SH: Many thanks to both Karen and Lucy for producing such an excellent cover for my debut teen novel and also for sharing an insight into your artistic processes with me.  You have even inspired the creation of a celebratory cake!

Vintage Children's Classics Launch Day!

You might have noticed that this week at Writing from the Tub has been taken over by the launch of the Vintage Children's Classics list, which is launched TODAY! Happy launch day, Vintage!

Today the World of Stories website, which is decided to the Classics list, goes live so do head over to World of Stories to check it out. You'll find details on all of the books on the list, as well as a tonne of extra content for each title.

In case you haven't had a chance to check out the list of titles Vintage are launching the list with, do have a look below:

• The Adventures of Huckleberry Finn by Mark Twain
• Alice’s Adventures in Wonderland by Lewis Carroll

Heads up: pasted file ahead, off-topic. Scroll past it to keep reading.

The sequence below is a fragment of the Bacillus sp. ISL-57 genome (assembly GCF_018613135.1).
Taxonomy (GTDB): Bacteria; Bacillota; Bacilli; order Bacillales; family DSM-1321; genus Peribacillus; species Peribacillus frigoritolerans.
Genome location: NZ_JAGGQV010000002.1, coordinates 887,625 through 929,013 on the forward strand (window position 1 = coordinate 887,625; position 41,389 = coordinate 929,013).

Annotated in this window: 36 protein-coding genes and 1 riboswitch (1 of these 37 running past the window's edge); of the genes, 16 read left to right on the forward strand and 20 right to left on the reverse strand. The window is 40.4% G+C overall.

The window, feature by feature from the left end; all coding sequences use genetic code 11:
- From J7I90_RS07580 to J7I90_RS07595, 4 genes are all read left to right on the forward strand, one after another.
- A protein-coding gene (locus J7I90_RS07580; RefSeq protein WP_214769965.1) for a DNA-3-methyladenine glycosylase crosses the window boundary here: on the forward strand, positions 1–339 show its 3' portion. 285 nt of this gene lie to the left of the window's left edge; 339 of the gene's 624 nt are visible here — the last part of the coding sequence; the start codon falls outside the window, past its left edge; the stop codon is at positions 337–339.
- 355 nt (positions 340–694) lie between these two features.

• Black Beauty by Anna Sewell
• The Boy in the Striped Pyjamas by John Boyne
• The Curious Incident of the Dog in the Night-time by Mark Haddon
• Emil and the Detectives by Erich Kastner
• Five Children and It by E. Nesbit
• I Capture the Castle by Dodie Smith
• The Jungle Book by Rudyard Kipling
• Little Women by Louisa May Alcott
• Peter Pan by J.M Barrie
• The Railway Children by E. Nesbit
• The Secret Garden by Frances Hodgson Burnett
• The Silver Sword by Ian Serraillier
• Swallows and Amazons by Arthur Ransom
• Swallowdale by Arthur Ransom
• Treasure Island by Robert Louis Stevenson
• What Katy Did by Susan Coolidge
• The Wind in the Willows by Kenneth Grahame
• The Wolves of Willoughby Chase by Joan Aiken

To finish off with today, I've got a gorgeous video to share with you that Vintage created to showcase the books on their list. We were shown this at the recent Random House Blogger Brunch and it's so lovely and nostalgic, so do take a look if you have a spare moment:

Wednesday, 1 August 2012

Vintage Children's Classics: Covers, Branding and Extra Content

Now, I've spoken a little bit about my love of branding here at Writing from the Tub but over the next few months I'm going to be talking about it in a lot more detail. To start things off, however, I want to focus on the Vintage Children's Classics list, which is being released tomorrow.